On April 29, 2019, a second meeting-discussion on “Advocating Advocates' Rights in Armenia” will be held by “Helsinki Association” human rights NGO.
The purpose of the discussion is to present the issue of disciplinary persuits with the application of judicial sanctions against advocates in Armenia, the current situation of hindering them to perform their professional functions, as well as statistics of relevant reports on the obstacles and consequent outcomes.
The meeting will take place at 12:00-14:00 in “Nairi”Conference Hall of “Ani Plaza” Hotel (at Sayat-Nova 19, Yerevan).
World Report 2019 is Human Rights Watch’s 29th annual review of human rights practices around the globe. It summarizes key human rights issues in more than 100 countries and territories worldwide, drawing on events from late 2017 through November 2018.
In his keynote essay, “World’s Autocrats Face Rising Resistance,” Human Rights Watch Executive Director Kenneth Roth argues that while autocrats and rights abusers often captured headlines in 2018, rights defenders pushed back and gained strength in unexpected ways.
The 674-page book reflects extensive investigative work that Human Rights Watch staff undertook in 2018, usually in close partnership with human rights activists and groups in the country in question. It also reflects the work of our advocacy team, which monitors policy developments and strives to persuade governments and international institutions to curb abuses and promote human rights.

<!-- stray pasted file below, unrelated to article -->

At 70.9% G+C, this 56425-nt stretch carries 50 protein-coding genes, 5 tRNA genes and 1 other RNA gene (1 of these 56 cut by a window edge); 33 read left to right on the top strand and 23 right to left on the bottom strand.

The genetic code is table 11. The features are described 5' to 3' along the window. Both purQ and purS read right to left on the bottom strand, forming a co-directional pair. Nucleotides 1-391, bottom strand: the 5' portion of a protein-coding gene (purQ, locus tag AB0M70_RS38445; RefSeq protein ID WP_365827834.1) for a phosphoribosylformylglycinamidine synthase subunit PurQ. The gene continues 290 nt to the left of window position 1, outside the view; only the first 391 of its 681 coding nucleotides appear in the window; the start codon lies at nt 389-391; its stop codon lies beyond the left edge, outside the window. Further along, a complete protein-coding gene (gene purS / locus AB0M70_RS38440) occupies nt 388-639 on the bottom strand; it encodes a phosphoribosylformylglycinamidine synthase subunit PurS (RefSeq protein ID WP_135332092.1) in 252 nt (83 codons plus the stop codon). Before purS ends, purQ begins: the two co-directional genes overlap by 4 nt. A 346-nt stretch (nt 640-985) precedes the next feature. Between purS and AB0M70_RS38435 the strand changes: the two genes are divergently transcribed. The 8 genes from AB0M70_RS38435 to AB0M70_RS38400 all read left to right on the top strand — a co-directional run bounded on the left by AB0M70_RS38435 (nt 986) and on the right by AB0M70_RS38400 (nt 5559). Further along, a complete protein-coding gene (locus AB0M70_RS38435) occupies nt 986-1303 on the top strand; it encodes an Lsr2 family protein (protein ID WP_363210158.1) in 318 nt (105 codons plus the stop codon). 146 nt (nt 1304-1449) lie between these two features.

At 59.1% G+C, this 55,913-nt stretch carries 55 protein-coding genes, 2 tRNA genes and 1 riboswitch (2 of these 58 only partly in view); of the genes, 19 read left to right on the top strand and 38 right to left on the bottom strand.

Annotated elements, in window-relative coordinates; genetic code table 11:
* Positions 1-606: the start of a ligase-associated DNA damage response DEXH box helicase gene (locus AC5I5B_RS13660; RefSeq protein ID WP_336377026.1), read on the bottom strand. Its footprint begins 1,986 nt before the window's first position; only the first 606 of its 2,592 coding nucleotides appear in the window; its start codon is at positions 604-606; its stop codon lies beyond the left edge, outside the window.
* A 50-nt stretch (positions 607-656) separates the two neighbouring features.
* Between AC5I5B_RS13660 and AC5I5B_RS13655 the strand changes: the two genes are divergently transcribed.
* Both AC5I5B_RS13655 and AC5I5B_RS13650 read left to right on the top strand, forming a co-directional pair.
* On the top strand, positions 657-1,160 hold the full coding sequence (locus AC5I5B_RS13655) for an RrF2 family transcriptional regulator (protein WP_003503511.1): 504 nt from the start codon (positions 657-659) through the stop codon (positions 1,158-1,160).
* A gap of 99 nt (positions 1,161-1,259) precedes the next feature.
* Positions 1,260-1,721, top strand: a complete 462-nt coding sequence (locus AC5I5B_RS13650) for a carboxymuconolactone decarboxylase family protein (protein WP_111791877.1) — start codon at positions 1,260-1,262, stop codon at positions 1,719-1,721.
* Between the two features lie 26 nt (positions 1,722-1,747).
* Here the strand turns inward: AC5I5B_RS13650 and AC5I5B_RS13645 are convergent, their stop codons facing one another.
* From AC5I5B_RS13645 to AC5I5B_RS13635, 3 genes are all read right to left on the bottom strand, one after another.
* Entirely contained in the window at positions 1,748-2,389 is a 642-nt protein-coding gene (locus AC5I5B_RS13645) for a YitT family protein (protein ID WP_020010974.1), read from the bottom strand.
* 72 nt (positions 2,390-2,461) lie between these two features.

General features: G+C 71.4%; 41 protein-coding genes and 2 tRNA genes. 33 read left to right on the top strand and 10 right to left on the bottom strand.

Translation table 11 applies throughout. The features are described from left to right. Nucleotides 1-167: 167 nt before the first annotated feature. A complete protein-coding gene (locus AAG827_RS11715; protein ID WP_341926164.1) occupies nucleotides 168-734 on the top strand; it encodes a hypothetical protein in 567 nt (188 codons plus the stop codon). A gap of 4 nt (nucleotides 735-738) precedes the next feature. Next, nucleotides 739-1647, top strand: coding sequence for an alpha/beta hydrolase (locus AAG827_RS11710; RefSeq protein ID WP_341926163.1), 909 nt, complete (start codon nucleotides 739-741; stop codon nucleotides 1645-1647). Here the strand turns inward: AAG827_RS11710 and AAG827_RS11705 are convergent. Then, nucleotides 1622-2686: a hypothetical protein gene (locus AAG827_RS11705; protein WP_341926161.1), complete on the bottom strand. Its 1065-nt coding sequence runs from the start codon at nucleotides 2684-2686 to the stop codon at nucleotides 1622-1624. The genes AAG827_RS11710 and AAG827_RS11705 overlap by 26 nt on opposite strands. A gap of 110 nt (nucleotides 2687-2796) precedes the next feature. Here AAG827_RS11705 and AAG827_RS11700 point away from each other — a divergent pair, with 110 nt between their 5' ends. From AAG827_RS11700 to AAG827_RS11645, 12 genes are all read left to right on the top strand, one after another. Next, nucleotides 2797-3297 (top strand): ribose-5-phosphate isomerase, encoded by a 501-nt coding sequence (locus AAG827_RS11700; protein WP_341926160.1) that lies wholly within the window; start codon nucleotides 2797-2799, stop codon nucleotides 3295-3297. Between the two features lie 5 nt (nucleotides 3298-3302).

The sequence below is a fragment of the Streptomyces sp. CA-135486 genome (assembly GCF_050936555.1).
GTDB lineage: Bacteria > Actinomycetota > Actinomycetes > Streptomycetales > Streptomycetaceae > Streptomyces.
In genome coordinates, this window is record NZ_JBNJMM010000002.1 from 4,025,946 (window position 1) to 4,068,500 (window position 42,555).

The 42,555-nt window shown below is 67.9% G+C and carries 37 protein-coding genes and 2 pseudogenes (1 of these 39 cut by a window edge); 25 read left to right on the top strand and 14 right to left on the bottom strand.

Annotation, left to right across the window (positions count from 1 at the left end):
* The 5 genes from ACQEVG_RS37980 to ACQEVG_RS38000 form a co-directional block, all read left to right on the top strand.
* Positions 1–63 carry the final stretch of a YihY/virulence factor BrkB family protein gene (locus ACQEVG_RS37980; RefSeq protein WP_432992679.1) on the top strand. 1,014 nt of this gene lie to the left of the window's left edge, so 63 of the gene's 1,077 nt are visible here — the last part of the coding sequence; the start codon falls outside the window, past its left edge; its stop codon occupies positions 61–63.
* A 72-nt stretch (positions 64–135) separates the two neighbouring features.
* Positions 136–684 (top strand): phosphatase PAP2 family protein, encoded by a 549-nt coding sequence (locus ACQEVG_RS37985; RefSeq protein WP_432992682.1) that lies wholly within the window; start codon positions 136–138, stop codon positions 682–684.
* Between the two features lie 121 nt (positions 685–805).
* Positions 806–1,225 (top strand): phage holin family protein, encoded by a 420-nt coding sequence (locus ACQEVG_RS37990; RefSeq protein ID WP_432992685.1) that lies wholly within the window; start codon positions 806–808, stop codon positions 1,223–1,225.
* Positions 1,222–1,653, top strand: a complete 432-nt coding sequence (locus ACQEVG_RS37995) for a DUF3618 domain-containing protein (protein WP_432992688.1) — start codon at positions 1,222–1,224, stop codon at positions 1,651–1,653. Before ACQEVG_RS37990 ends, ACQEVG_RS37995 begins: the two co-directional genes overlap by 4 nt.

See the full version of the report at the following link. The report also addresses the events happened in Armenia.
For information on Armenia, please see the following link․
The Freedom House has released the Freedom in the World 2019 Report. It addresses the state of democracy in different countries around the globe and also touched upon the state of democracy in Armenia. The section on Armenia can be found at this link.
Former Bahraini national footballer Hakeem al-Araibi is languishing in a Thai prison in grave danger of being deported back to Bahrain. There he could face an unfair trial, imprisonment and even torture.
Since 2011, Hakeem has spoken out against torture and other rights abuses in Bahrain. In 2014 he fled Bahrain after being unjustly convicted of vandalizing a police station, a crime that took place while he was playing football in a televised game. He has since been granted refugee status in Australia and is playing for an Australian team. Last December he went to Thailand with his wife for their honeymoon, but at the Bangkok airport was detained after Bahrain authorities issued an illegitimate INTERPOL “red notice” for his arrest. Although the red notice has since been lifted, Hakeem remains in detention.
As a registered football player, Hakeem should be protected by the strengthened human rights policy of FIFA, football’s international governing body. So far FIFA has not taken action on Hakeem’s behalf. We want this to change.
Please join our call and urge Thai authorities to stay true to Hakeem’s refugee status and allow him to return to Australia. If he is deported to Bahrain he would be at grave risk of serious abuses.
The Council of Europe Commissioner for Human Rights, Dunja Mijatović, published the report of her visit to Armenia carried out in September 2018. The report focuses on women’s rights, gender equality and domestic violence; the human rights of disadvantaged or vulnerable groups; and accountability for past human rights violations. For more information, visit the following link. The Armenian version of the report here.
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